PaddleBoarding – How to have a fun, but safe time!
Paddle Boarding or SUP, has really caught on in recent years, seeing a real growth whether it’s on a solid paddleboard or an inflatable one. The SUP’ing is an excellent way to improve your fitness, including your core strength.
A number of SUP schools have sprung up across East Kent, providing enthusiasts with a good choice of locations and instructors. Equipment has also come down in price, enabling people who wouldn’t have dreamed of having ago, the opportunity to participate in this exciting hobby.
Whether you are a complete novice or more experienced, it’s always useful to have a few tips up your sleeve which will help improve your overall SUP experience.
Aim to always go with a mate, that way if one of you gets into difficulty, there’s someone to either call for help or go for help. It is also much better fun, especially so you can share your experiences later on over a cuppa and something nice to eat.
Check the weather forecast and tide times before you set out. There are plenty of smart device app’s that are available to dowload for weather forecasts and tide times. Conditions can change very quickly, so, if you are a beginner starting out in weather/conditions which are on the edge of your experience/competency level could create issues later on. It is better off, finishing your SUP session and trying another day if the conditions are starting to get beyond your competency level.
If you are Paddleboarding on your own, always tell someone where you are going and the latest time that you will return. Always carry a mobile phone in a waterproof case and or a VHF radio.
Planning on taking some photo’s with your phone? Make sure you keep it in a waterproof pouch. If it gets wet you will still be able to use it to call for help in an emergency too.
Avoid offshore winds. They will quickly blow your paddleboard far out to sea, which can make it extremely tiring and difficult to paddle back to shore. If you are on a lifeguarded beach keep an eye out for the orange windsock being displayed which indicates that an off-shore wind is belowing.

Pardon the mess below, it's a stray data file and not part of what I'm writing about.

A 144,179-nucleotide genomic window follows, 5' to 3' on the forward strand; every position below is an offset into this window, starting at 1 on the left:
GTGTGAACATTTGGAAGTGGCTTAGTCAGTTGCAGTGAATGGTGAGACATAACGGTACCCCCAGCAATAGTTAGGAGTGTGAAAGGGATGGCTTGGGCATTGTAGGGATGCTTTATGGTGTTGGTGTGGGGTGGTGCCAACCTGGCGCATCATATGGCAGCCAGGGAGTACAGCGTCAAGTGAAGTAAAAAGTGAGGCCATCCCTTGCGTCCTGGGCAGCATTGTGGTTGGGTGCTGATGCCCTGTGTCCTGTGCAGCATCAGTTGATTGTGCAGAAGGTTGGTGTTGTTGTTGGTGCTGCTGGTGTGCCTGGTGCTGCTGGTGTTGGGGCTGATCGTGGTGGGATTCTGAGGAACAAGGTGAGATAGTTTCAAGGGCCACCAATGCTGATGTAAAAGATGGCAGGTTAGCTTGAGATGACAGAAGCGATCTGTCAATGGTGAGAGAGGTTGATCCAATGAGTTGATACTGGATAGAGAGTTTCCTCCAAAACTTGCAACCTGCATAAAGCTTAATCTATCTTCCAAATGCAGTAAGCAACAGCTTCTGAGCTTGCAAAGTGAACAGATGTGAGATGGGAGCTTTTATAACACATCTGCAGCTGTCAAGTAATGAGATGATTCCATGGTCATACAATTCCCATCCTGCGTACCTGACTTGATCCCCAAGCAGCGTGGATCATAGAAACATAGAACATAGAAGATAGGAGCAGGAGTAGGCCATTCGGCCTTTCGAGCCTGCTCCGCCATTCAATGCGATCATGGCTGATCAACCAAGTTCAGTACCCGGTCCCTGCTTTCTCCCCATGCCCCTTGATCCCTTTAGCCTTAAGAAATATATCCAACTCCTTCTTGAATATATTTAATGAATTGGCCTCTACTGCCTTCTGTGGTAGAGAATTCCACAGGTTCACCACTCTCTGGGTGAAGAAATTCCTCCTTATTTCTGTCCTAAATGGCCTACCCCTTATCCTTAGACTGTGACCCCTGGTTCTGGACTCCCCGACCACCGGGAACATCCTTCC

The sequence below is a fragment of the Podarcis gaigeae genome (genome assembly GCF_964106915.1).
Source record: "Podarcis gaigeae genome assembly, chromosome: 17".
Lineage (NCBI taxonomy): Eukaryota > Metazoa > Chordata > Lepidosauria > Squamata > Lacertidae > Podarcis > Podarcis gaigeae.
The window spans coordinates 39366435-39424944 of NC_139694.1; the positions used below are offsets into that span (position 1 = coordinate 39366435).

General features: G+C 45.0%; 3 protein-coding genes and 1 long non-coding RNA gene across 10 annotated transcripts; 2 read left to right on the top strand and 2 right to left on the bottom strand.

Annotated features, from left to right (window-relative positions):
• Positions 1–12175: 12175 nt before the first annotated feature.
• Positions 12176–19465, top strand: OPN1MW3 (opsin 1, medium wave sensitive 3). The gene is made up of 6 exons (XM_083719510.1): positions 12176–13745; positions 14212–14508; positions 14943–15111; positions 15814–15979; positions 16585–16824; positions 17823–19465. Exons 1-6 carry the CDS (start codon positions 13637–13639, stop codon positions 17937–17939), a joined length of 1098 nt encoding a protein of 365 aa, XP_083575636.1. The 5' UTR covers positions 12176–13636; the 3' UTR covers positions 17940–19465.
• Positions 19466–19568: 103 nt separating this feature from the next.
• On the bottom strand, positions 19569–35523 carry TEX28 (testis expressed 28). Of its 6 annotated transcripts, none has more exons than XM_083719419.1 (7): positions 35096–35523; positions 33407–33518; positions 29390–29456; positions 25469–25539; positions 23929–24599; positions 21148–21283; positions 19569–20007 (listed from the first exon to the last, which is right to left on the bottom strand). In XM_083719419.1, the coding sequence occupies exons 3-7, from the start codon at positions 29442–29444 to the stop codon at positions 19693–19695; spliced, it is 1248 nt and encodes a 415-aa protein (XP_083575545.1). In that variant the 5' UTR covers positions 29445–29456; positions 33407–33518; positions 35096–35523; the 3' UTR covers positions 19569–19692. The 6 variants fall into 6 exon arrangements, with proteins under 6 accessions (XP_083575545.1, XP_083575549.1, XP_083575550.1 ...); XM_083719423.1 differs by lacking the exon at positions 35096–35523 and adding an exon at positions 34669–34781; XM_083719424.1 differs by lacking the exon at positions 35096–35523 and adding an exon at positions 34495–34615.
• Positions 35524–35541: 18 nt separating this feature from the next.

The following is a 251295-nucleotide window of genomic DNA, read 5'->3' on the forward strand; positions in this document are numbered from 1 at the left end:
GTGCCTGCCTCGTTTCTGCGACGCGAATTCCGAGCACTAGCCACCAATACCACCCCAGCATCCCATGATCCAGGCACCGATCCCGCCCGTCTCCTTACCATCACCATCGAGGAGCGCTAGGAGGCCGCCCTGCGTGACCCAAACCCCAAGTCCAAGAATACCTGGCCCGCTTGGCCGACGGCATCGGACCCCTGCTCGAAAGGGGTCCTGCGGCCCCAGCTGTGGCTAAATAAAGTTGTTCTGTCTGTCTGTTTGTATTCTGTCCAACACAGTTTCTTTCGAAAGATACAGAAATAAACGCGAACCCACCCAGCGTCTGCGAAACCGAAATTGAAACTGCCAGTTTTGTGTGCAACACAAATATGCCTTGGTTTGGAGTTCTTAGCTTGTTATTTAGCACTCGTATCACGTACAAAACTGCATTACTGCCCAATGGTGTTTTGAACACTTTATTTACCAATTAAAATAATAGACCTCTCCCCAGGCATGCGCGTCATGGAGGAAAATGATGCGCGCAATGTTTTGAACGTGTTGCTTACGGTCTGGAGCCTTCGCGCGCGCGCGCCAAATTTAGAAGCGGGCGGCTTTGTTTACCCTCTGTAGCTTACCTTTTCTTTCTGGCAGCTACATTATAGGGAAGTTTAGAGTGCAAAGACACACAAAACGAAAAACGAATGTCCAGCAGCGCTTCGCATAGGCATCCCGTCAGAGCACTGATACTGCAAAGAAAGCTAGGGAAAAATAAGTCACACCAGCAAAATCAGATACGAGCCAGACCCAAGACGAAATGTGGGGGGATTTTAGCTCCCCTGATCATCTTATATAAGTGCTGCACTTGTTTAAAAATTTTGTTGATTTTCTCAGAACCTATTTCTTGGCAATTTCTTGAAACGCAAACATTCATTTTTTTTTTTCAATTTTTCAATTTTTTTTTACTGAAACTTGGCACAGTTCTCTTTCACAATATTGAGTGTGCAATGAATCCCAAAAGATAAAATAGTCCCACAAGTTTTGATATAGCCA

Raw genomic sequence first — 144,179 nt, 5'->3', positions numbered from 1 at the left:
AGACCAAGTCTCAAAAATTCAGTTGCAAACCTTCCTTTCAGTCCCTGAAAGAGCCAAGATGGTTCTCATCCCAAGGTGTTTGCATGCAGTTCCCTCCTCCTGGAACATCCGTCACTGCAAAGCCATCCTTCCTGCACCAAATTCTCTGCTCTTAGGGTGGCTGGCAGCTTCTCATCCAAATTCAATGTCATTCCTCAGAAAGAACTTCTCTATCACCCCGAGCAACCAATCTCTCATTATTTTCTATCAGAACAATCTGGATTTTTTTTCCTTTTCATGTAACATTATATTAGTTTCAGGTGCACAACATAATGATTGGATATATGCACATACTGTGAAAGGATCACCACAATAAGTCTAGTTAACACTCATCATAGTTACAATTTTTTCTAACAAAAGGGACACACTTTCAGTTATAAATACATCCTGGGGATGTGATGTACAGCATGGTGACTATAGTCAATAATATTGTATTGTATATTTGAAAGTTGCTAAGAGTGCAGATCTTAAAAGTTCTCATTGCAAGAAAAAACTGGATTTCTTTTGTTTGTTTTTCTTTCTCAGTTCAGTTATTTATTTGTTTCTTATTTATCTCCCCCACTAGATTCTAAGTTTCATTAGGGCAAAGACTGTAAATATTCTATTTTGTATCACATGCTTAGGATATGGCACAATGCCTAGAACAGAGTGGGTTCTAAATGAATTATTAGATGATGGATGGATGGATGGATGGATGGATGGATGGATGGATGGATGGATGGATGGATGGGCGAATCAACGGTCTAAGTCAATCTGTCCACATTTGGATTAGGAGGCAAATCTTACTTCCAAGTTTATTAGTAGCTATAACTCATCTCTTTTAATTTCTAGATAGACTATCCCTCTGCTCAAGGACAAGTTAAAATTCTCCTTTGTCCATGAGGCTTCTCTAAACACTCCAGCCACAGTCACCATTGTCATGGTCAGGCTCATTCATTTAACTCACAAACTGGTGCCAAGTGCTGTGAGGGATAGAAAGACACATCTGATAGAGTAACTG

Grab some training. It is very tempting to just purchase a board and head straight out. Grabbing a few training sessions from an approved trainer or SUP school can help you with the right skills, so you stand-up more than falling into the water when you don’t need to.
Wear a suitable personal flotation device. This can be a buoyancy aid or a lifejacket. It will help keep you afloat, but it will also help give you time to recover should you fall in which you are very likely to do!!
Always wear a leash. It is incredibly frustrating having to swim after your paddleboard if you fall off. The leash will also help you stay connected to your board if you get into trouble and help you float. Lifeboat crews and Coastguard Teams always recommend holding onto your board as makes it easier to find you if they have to launch a search.
If you are launching on a beach which is patrolled by lifeguards, make sure you launch and recover between the black and white chequered flags. There should be less swimmers in this area, giving you more room to manoeuvre. Consider other water users by learning the rights of way in the surf. This can save you and others from receiving injuries.
Wear the right clothing for the time of year. In winter time, you will need to use a wet suit. In the summer, a bathing costume maybe more suitable. But, if you are going to be in the water for a lengthy periods of time, you might want to upgrade to kit that keeps you warm. Getting cold and miserable in the water can lead to you making errors, losing concentration and ultimately getting into difficulty.
Many water sport enthusiasts are downloading and using SafeTRx. This is a free smart device app monitors your journey that can alert emergency contacts should you fail to arrive at your predetermined check-in points. It allows you to track a journey on your smart phone. Open water swimmers, kayakers, divers and sailors regularly use this app. The HM Coastguard can also monitor overdue craft. More information on SafeTrx
Know who to call for a Coastal Emergency. If you think you hear or see an an animal or person in difficulty in the water or at the coast call ‘999’ or ‘112’ and ask for the Coastguard giving an accurate location, how many people are involved and describe what is happening.
In 2017 there were 28 lifeboat launches and 141 lifeguard call-outs to paddleboarders requiring assistance.